Magazine Event Rallies The Troops

It was a call to arms as well as a call to "lay down your arms" that rang out from Hearst Magazine executive vice president Michael Clinton at Tuesday's New York Magazine Day.

Clinton gave the keynote at the event and urged all sides in the planning, buying and selling sides of the magazine business to work together toward what he saw as a "new magic" era for the magazine business. That era, he said, will see magazines compete effectively with the Tivo-addled world of TV.

"TiVo scares TV people," said Clinton. "In our business you have the simple and powerful fact that the consumer has made a commitment to the product. At the end of the day they have put their hard earned money on the table for the magazine that they want and in all but a few instances that's not true in other media. Our universe is a lot bigger and when you're vying for attention in this world that $3 or $3.50 makes all the difference."

Clinton also urged an end to the negative selling among competitive magazines that makes us "our own worst enemies." He urged magazine sellers to stop selling "against each other and spend more time fighting for each other." At the same time he railed against brands and agencies who have increasingly gone toward the "jump ball" practice of announcing they will give a campaign to only one magazine.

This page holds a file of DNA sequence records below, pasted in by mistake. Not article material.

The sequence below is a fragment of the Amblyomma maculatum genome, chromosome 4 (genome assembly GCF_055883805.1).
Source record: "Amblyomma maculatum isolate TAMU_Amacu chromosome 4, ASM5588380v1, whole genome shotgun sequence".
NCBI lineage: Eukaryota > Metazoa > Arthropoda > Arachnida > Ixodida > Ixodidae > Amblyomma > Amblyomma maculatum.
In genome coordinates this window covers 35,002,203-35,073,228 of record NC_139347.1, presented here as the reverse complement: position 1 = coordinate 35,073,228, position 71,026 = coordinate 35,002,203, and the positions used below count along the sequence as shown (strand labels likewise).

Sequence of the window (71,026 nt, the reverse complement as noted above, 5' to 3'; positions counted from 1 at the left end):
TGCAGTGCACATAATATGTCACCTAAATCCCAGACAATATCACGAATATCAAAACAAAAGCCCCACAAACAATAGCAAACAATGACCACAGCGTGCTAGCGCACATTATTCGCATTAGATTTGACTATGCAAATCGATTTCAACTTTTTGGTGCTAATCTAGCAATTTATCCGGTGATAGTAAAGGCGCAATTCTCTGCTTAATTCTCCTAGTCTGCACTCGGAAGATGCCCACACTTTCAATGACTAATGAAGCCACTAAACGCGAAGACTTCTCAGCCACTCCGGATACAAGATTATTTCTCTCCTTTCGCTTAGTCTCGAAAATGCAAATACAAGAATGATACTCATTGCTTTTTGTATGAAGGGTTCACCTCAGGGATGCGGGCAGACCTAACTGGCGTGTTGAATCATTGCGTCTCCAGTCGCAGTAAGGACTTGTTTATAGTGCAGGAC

"They they sit back and watch the carnage," he said. He called the practice "cancerous."

Clinton listed the main challenges facing the business as increasing newsstand distribution, increasing subscriptions and fighting ad price pressures. Those topics were picked up at other seminars during the day. A seminar covering "The Perks Of Partnership" showed that key magazines and brands were protecting price pressure by increasing licensing deals and forming partnership deals between print media and brands.

Unilever media services VP Brad Simmons told the panel that brands at his company occasionally look to what he called "activation platforms" where it can form a deeper connection with a magazine. For example, the Dove brand decided it would focus on "inner beauty" as such a platform and identified a project called "Heroes Among Us" to get it done several women's magazines.

"I don't know if we would have done this (campaign) otherwise," Simmons said.